To Bush, the Arab is Always the Villain
Published on Tuesday, May 11, 2004 by The Age / Australia
To Bush, the Arab is Always the Villain
by Joseph Wakim
 

George Bush insists that the crimes committed by United State military guards inside Iraqi prisons were an aberration of American values. He fails to see that they are a culmination of his own indoctrination.

Indeed, many in the Arab world were not as shocked as George Bush at these crimes, given the history of Western Orientalism that long preceded Arab terrorism.

The investigations into these war crimes should start not with prison guard Lynndie England, Brigadier-General Janis Karpinski or Defense Secretary Donald Rumsfeld. The investigations should start with the warmongering of the President himself.

In 2001, Bush galvanized the fury over the September 11 attacks and channeled it against Osama bin Laden. Although the Taliban regime in Afghanistan was overthrown, the elusive al-Qaeda leader - "wanted, dead or alive" - remained elusive.

When the US military failed to bring home the No.1 trophy, Bush redefined the enemy. In his January 2002 State of the Union address, he drew the battlelines against the "axis of evil". He demonized Saddam Hussein as the No.2 trophy and incited the troops into Iraq with "let's roll!".

In his May 2003 speech from the aircraft carrier USS Abraham Lincoln, Bush declared: "Any person involved in committing or planning terrorist attacks against the American people becomes an enemy of this country, and a target of American justice... We are pursuing and finding leaders of the old regime who will be held for account for their crimes."

In his November 2003 Thanksgiving address to the troops in Baghdad, Bush again psyched up his forces by trumpeting, "you are defeating the terrorists here in Iraq".

After more than two years of beating the drums of war, and expanding the definition of terrorists, can the fatigued US soldiers be blamed when the battlelines start to blur - between Iraqi terrorists and Iraqi civilians, between those "with us" and those "against us", between good and evil?

When all the Iraqis start to look the same, like the angry terrorist that has been drummed into their imaginations, can the US soldiers be blamed when they (mis)treat their Iraqi captives as "targets of American justice"?

The dehumanizing of the enemy and the fantasy of bringing home a trophy were echoed in comments made by peers of Lynndie England: "A lot of people here think they ought to just blow up the whole of Iraq... If you're a different race, you're subhuman... Every season here, you're hunting something. Tormenting Iraqis would be no different to shooting a turkey."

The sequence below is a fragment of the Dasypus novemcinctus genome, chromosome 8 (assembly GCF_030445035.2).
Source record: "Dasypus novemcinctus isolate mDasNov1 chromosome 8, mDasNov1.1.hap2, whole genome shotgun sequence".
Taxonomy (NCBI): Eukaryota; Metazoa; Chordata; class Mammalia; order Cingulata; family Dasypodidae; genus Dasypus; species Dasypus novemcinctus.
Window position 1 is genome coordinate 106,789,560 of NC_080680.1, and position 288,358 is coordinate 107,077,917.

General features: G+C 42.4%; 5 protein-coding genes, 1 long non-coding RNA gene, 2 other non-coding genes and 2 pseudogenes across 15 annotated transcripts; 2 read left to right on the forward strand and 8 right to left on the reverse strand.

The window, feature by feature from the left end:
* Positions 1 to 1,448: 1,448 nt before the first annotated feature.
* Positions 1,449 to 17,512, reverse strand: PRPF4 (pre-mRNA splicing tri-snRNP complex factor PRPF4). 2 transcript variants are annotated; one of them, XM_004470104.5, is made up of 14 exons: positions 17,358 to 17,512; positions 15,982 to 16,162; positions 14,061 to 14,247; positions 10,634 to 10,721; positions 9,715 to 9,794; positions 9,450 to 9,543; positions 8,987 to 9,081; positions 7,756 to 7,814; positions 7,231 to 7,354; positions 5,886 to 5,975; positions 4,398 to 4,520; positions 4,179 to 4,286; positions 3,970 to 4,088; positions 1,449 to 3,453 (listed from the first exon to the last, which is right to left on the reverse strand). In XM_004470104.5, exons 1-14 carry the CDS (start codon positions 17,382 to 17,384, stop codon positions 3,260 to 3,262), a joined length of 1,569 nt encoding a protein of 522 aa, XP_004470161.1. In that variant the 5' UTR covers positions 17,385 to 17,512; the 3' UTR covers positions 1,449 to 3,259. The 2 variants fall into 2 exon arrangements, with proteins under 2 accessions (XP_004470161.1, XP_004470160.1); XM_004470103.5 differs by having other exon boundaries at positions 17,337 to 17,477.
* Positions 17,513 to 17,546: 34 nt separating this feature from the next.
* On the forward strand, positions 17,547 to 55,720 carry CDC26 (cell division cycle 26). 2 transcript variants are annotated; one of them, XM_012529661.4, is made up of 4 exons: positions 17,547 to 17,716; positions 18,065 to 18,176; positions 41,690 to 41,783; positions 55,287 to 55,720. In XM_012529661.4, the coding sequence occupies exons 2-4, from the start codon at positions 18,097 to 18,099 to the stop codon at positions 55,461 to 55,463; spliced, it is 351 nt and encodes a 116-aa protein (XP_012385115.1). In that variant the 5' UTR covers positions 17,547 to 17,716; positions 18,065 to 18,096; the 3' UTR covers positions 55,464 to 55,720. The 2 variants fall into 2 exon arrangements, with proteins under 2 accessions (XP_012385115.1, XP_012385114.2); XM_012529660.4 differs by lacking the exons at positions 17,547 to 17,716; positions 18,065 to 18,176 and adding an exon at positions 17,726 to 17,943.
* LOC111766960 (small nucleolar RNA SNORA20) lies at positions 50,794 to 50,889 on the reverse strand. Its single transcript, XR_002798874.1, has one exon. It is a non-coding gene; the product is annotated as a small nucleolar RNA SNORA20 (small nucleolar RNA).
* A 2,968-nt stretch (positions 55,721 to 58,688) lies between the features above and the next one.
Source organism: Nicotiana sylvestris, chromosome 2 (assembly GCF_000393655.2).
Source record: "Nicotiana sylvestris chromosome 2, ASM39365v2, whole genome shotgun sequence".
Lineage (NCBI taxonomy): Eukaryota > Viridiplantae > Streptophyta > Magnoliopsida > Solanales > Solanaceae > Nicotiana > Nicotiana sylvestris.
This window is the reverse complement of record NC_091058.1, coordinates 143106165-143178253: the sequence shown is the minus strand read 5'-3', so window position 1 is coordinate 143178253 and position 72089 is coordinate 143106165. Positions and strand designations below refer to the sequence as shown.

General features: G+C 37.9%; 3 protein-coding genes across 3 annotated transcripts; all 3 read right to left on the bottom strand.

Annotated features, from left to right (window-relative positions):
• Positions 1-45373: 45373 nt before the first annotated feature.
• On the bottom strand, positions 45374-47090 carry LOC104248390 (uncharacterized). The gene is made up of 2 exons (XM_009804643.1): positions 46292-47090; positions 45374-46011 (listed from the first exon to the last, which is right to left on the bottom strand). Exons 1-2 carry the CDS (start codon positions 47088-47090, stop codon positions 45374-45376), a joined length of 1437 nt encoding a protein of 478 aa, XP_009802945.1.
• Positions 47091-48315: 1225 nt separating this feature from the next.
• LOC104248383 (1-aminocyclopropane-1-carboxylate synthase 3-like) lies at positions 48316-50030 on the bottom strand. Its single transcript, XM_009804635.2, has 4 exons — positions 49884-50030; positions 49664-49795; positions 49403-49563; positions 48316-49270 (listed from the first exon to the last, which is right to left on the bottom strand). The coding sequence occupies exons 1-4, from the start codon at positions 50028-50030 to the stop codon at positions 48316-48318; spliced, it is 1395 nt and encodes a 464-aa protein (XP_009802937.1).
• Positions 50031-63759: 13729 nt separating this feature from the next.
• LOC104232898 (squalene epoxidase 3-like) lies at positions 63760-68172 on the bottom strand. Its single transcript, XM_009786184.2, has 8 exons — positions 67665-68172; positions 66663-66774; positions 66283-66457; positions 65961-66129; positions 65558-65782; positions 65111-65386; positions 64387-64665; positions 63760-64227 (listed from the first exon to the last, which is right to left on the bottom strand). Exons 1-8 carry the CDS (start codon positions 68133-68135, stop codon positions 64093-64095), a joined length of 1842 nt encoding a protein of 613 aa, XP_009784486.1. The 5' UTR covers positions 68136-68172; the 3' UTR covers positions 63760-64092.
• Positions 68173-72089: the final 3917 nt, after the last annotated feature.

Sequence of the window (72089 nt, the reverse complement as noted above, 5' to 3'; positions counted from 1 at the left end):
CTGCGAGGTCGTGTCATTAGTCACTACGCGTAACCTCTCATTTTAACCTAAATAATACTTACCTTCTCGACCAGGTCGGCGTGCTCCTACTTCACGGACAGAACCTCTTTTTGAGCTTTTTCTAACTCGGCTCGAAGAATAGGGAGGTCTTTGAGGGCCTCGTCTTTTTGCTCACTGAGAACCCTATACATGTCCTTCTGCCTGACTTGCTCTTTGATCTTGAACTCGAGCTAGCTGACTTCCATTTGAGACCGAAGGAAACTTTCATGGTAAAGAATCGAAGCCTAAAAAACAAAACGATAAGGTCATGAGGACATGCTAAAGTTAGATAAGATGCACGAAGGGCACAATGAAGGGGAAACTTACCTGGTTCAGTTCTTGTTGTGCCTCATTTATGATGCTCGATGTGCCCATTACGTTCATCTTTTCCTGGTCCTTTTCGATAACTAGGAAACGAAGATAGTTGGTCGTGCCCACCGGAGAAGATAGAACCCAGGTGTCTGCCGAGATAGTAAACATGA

But long before the young soldiers were psyched up by Bush, the anti-Arab predisposition was already there. A steady diet of Hollywood films invariably cast the Arab as the quintessential villain. This generation of US soldiers would have been exposed to blockbusters such as Delta Force (1986), True Lies (1995), Executive Decision (1996), The Siege (1998) and Rules of Engagement (2000). In each conquest, the American heroes reduced the terrorist Arabs to incarceration or incineration. And in each conquest, Arabs were the villains because they were uncivilized and intrinsically evil.

But these Hollywood images are born out of fantasy, not reality. They are born out of a need to differentiate the West from the East. In his classic book Orientalism (1978), the late Arab-American Edward Said wrote: "The Orient has helped to define... the West as its contrasting image, idea, personality, experience."

This contrast was epitomized by the image chosen for the book's front cover - The Snake Charmer, from French artist Jean-Leon Gerome, circa 1880. As in Gerome's The Slave Market, Arabs are depicted as naked, erotic, depraved and titillating.

This classic image has chilling and uncanny similarities to the photographs of stripped Iraqis, reduced to animals, forced to pose for their American audience in a meat festival. Perhaps this orgy of humiliation was intended to reinforce that "contrasting image" between the civilized, human West and the uncivilized, subhuman Arabs. Ironically, it has reinforced some of the Arab stereotypes of the sexually obsessed West.

But anyone who has studied the evolution of civilization would understand the irony here: Western civilization owes some of its roots to the Sumerians who lived 5000 years ago in the land we now know as Iraq. In this cradle of civilization the first system of writing was developed, and the potter's wheel, the seed plough and many other creations we now take for granted were invented. But there is no place for these sobering facts in today's fantasy of how we imagine the Arabs to be, or should be, relative to us.

The photos of enslaved Iraqis are not some freak accidents that "don't represent America"; they represent a direct but extreme byproduct of anti-Arab indoctrination. They are on the same continuum as Orientalism, Hollywood and Bush - all of which sustain a fantasy about conquering inferior Arabs.

Even the 18th century BC Babylonian King Hammurabi could not blame his soldiers and pawns for the inculcations of their masters and emperors.

Joseph Wakim founded the Australian Arabic Council and is a former multicultural affairs commissioner

Copyright © 2004. The Age Company Ltd.

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